The Canny Gardener

how to be a smart gardener


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Learning from traditional cuisines

This month of January is ‘Veganuary’.  People are being encouraged to eat vegan foods, or if they can’t bear that, at least vegetarian foods. A vegan diet involves cutting out animal products like meat, fish, dairy, cheese and eggs. According to the Vegan Society, conducted in 2018, there are around 600,000 vegans in Great Britain, most of whom are women.  There are also ‘life style’ vegans- people who won’t wear leather, or using cosmetics made from animal products even if these are organic or use eco-friendly methods of production. Being Vegan has been even declared a philosophical belief- this month a court in Norwich ruled that it had been a violation of the UK’s 2010 Equality Act after a worker said he was fired for raising concerns that his employer’s pension fund was being invested in companies involved in animal testing.

An environmental writer and campaigner, George Monbiot, says that ‘the protein content of beef  is just 25%. And beef generates more carbon dioxide per kg than a return flight from London to New York ( Beef creates 1250kg per kg of protein as opposed to 986kg of CO2 per air passenger)  There other environmental costs of beef such as livestock feed, packaging, transportation, disposal of waste, etc. So were the Indians on to something when they declared that the cow is ‘holy’ and that beef should not be eaten?  In fact, one third of Indians are vegetarians and most of the ones that eat meat, do not eat beef.  Did that belief have some practical consideration because livestock also need large areas for grazing?  Land management is a crucial issue for the 21st century- at present, most countries have more areas set aside for grazing than for forests. In Africa, this is causing havoc and on a planetary scale, it is causing desertification, climate change and changes in the water tables.

Eating meat is considered a move up the social and economic scale, so when people become rich they start eating meat.  But eating too much meat, especially red meat, is also creating health problems. In the Philippines, the social attraction of eating meat is so high that poor people will eat recycled meat- called Pag Pag, this is meat that has been thrown out from restaurants and homes, eaten by rats and contaminated by other waste. It is washed, cooked again and sold. Why should people eat such meat? Where is the desperation? Filipino food is actually quite healthy with a combination of meat and vegetables and combines the cuisine of the East with the West.  When I commented about this, I got so much abuse from people that I had to leave the facebook group.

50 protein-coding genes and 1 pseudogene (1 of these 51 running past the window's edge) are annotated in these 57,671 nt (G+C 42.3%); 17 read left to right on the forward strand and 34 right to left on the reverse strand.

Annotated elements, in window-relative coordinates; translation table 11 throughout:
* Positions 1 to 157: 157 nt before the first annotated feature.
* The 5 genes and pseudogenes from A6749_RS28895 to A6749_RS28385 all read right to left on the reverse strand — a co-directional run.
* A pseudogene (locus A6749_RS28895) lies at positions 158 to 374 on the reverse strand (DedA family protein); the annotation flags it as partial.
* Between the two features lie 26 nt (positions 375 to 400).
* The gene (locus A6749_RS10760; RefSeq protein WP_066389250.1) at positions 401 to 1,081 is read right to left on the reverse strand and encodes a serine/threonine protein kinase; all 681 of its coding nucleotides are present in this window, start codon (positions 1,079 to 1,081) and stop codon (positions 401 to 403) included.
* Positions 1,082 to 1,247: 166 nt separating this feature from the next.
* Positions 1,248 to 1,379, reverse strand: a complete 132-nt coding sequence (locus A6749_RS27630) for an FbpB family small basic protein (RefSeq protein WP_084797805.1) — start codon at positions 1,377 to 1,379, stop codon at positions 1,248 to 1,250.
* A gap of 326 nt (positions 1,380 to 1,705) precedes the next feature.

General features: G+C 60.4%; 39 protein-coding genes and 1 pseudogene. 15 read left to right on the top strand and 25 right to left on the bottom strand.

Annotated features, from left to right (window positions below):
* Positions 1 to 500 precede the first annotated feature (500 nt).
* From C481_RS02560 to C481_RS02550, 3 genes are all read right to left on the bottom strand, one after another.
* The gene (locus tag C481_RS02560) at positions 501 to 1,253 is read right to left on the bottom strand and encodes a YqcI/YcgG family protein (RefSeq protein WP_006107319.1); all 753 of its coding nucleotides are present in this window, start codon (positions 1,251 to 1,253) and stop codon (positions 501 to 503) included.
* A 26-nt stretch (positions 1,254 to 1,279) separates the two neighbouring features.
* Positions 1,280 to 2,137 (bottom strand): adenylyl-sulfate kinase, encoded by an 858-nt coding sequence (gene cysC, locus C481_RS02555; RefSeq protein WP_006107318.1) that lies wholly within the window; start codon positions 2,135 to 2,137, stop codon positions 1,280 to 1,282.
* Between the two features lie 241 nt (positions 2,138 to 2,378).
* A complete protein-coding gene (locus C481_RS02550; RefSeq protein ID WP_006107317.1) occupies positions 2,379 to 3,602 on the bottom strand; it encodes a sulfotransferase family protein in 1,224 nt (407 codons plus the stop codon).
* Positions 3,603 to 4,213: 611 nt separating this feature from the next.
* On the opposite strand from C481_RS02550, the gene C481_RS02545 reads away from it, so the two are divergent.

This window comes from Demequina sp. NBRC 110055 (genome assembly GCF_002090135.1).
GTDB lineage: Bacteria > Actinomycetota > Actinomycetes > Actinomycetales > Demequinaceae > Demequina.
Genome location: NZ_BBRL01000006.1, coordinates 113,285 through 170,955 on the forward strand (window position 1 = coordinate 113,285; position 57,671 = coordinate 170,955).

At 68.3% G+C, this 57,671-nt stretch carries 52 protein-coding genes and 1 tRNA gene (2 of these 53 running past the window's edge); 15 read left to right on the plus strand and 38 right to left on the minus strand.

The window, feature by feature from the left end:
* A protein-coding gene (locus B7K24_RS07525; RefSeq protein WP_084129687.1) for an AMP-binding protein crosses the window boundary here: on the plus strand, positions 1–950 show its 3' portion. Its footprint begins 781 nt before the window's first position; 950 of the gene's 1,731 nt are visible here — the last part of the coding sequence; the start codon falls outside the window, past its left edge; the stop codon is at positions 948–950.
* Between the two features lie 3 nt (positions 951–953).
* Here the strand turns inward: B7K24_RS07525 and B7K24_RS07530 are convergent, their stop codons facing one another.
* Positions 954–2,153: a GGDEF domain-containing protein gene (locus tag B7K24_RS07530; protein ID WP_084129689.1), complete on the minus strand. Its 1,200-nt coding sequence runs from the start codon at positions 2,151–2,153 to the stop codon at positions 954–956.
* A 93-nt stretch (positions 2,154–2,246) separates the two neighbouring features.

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Another aspect of healthy eating is portion size. In my village, rice, legumes and other grains used to be measured out using this wooden cup. When I first saw it as a child, I thought it was a bit mean!  But now, having measured the container, I realise that a portion of that cup is the same size as the cupped palm. That is amazing! So again traditional wisdom knew that portion sizes needed be cut down and created this wooden cup for measuring exact amounts per person.

 

There must be other traditional wisdom in ancient cultures all around the world. If you know of other aspects, please write in the comments below.

PS: So considering their traditional diet, would Indians be more environmentally friendly than a European who is consuming beef and flying as well?


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Cranberry sauce is not just for Christmas!

You may be wondering why I’m writing about cranberry sauce when Christmas is over!  There reason is that I made some this year and it was a huge hit.  I gave some away as a present too.  The best thing is that it is very simple to make and uses very few ingredients.  The only thing could be finding the fresh cranberries themselves but loads of grocery shops sell them as they are seasonal.  You can also use frozen cranberries.  If you find some on reduced price, buy them and make the sauce. It will keep in the freezer and I found it goes with a lot of foods, not just turkey.  For instance, it goes well with cheese, Indian and Mexican foods- the tanginess sets off the spicy flavours.

So here it goes-

100g/3½oz light brown sugar (cost 46p)
100ml/3½fl oz orange juice ( I used the cheap carton of orange juice but you can also use freshly squeezed orange juice and use the rind, as below to make the zest) 86p
250g/9oz fresh or frozen cranberries (80p for 300gm)
1 clementine or small orange, finely grated zest only (optional)

Bring the sugar and orange juice to the boil in a large saucepan. Stir in the cranberries and simmer for 5 minutes or until tender but holding their shape. Frozen cranberries will take longer than fresh. Refrigerate until needed, it will thicken as it cools.

I also added ginger powder and a clove into the mix and took out the clove after I finished making the sauce. I added the zest later.

Total cost of homemade sauce £2.12, i.e £ 0.70 per 100 gm

Shop bought cranberry sauce cost: £0.68 per 100 gm

So you see there isn’t much difference in the cost but the difference in taste (and the colour) is enormous. And since it is so simple to make, why compromise? Plus it can be a zero waste gift. I’m now thinking of using this recipe for other seasonal berries.

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